Slant 9-10-2015

Mayor Kitty Piercy is concerned about the dozens of unkempt “travelers” sprawling on our sidewalks downtown with their dogs, guitars and harmonicas. We prefer to call them low-budget tourists, but regardless, they can be intimidating and offensive to some, and an irritation to storefront business owners who wish they would go away. Most will go away when the rain and cold returns; Eugene will be left with its regular population of 2,000 or so houseless folks. Ashland, our image-conscious neighbor to the south, came up with a partial solution to the challenge of loitering some years ago. The city recruited and trained a few dozen good-natured volunteers who engaged face-to-face with the homeless and transients, asking them about their situation, talking to them about the community and its history and providing information about food banks, shelters, medical services and nearby campgrounds. The program tried to break down the “us vs. them” mentality. The so-called street people became a bit more respectful; the downtown merchants (and their customers) became a bit more tolerant. The volunteers went home with remarkable stories to tell around the dinner table. 

Lucy who? That’s the biggest hurdle for Lucy Vinis in her campaign to succeed Kitty Piercy as mayor of Eugene. When you meet her and listen to her, it’s easy to imagine Vinis in that important elective job. Bob Cassidy still seems to be running from the left (but he doesn’t plan a traditional campaign) and Councilor Mike Clark sounds like a candidate from the right. We hear the Eugene Area Chamber of Commerce is casting about for its perfect electable candidate. We don’t vote until May, so the field is sure to shift. Meanwhile, grab a chance to venture out and listen to Lucy Vinis.

• Last week in Slant we wrote about Springfield Councilor Dave Ralston parroting Donald Trump in racial remarks and suggested he resign for the good of his community. Now, a letter to Ralston from the president of the League of United Latin American Citizens (LULAC) is also calling for his resignation. The letter, signed by Silver Mogart, Emilio Hernandez, Craig Peck, Juan Carlos Valle, Summer Jelinek, Kathleen Caprario Ulrich, Sue Taylor, Rob Dow and Patricia Toledo, says, “There is a market for some of the vile hate-filled speech given by the likes of Rush or Beck. But you are not a radio host. You are an elected official. And as such, you are supposed to be professional in your remarks and decisions.” The letter goes on to say, “You do not represent a majority of the people that make up your wonderful city,” and “it is time for you to step down.” Agreed.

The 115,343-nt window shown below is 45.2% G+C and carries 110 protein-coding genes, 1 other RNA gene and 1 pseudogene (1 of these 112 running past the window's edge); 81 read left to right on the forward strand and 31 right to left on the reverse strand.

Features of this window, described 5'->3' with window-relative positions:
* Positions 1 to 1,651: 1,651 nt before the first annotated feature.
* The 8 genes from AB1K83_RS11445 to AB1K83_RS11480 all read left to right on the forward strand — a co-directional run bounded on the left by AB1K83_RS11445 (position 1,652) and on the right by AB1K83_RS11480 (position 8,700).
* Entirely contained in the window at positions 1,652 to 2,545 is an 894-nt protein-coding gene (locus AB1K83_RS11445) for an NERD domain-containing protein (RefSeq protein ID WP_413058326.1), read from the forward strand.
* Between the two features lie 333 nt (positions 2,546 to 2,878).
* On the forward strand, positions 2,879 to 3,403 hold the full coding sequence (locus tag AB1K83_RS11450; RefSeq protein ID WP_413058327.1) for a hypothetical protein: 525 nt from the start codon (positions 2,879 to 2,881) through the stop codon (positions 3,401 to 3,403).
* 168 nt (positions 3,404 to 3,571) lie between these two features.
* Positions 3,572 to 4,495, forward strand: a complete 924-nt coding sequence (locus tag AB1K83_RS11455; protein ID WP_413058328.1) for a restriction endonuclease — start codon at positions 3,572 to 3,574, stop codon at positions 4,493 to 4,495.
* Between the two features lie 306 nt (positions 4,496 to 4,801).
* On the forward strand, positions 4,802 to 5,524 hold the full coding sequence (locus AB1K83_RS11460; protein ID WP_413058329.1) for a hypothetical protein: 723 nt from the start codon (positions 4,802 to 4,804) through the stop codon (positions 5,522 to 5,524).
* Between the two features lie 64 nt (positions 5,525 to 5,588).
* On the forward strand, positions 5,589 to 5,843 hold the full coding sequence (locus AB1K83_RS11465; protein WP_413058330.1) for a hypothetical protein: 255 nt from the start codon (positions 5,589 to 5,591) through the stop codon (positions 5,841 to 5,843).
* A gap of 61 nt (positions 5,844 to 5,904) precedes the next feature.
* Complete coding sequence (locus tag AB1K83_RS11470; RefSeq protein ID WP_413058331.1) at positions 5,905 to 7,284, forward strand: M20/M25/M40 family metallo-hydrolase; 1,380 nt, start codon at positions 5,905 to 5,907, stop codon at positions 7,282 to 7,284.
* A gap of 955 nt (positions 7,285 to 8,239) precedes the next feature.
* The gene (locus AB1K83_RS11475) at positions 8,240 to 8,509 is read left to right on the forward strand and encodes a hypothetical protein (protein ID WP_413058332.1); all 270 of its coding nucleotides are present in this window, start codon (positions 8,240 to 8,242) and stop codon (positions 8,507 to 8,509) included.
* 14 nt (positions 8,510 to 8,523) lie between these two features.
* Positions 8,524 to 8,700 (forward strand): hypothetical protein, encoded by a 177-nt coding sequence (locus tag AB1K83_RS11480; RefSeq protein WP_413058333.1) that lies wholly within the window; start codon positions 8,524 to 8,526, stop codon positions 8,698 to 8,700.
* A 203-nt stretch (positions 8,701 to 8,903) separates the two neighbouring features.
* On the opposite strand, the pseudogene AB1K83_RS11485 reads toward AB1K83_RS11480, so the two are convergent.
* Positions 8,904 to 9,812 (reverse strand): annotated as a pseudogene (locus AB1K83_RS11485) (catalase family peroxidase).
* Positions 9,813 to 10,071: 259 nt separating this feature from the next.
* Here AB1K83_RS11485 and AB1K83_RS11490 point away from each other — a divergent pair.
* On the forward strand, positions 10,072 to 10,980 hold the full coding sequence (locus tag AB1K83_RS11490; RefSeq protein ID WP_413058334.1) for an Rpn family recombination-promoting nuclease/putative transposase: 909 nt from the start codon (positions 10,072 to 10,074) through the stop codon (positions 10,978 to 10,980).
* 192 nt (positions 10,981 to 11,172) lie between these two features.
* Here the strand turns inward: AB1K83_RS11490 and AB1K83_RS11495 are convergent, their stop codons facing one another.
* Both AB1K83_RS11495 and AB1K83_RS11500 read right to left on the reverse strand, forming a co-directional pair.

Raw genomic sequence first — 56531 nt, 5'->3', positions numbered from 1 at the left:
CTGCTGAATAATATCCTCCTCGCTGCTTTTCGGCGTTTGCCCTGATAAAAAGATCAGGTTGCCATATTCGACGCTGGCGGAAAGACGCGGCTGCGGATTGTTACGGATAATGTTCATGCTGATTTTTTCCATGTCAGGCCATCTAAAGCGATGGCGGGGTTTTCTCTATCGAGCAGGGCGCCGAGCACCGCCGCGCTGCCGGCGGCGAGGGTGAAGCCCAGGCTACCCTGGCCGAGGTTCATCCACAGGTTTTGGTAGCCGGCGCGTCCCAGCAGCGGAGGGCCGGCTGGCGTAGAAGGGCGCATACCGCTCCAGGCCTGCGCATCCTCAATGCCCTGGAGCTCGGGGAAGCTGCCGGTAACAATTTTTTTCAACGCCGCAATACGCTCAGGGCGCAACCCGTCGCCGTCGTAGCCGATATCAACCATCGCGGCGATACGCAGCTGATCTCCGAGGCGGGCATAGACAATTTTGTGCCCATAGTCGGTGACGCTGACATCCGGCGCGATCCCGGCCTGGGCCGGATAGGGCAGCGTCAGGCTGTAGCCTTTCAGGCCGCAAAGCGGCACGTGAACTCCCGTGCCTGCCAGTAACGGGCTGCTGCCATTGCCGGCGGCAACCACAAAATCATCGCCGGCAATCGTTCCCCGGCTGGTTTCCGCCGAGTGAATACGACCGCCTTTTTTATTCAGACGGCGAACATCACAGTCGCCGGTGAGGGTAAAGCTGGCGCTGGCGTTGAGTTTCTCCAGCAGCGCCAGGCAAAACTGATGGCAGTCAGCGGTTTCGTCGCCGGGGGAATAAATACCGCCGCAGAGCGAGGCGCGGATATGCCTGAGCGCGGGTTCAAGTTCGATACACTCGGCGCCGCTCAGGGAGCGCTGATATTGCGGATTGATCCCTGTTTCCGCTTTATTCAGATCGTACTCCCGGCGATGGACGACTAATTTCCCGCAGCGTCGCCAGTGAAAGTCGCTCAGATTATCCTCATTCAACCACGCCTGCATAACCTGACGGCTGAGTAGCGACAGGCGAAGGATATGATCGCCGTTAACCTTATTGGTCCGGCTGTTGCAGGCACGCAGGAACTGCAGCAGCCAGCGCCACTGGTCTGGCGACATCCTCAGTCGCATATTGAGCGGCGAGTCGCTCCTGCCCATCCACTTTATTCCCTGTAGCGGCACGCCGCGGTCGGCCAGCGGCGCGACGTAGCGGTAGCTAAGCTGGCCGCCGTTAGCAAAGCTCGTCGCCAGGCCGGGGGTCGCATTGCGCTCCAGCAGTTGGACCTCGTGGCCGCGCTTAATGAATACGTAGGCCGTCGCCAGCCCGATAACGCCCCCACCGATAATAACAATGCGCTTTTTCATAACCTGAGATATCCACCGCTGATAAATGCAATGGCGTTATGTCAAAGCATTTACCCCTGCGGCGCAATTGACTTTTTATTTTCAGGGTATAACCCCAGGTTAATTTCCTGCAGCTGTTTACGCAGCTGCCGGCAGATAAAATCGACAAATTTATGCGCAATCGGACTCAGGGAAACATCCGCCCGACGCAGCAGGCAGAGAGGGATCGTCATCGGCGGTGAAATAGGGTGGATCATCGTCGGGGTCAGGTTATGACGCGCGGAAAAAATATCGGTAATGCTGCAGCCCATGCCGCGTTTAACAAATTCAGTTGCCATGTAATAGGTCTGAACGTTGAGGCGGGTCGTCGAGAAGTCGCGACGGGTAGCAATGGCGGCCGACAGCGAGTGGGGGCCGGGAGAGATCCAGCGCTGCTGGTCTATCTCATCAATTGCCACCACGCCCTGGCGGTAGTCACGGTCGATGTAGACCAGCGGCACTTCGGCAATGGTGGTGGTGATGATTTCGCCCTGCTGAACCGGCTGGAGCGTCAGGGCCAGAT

Labor Commissioner Brad Avakian dropped by EW’s offices this week to chat about some of the work that the Bureau of Labor and Industries (BOLI) does around the state from bringing shop classes back into high schools to investigating wage claims and helping companies navigate complex labor laws. Avakian tells us that it’s the responsibility of elected officials at all levels to work on issues such as climate change. Speaking of elected officials, Avakian is exploring a run for secretary of state. Actively in the race is Sid Leiken, who in 2009 dropped out of a congressional contest against Peter DeFazio when questions arose about whether he unlawfully converted $2,000 of campaign funds to his personal use — the state levied a fine of $2,250. That’s a bit ironic to have in your elections history when you’re running for a job that involves supervising elections. Locally, Rep. Val Hoyle has also said she is exploring a run for the secretary’s office, which not only deals with elections, but also corporations and public spending. The winner will sit on the State Land Board, making decisions on state forests and on Oregon’s waterways. The election isn’t until 2016 but it’s never to early to make the climate a player in the race.

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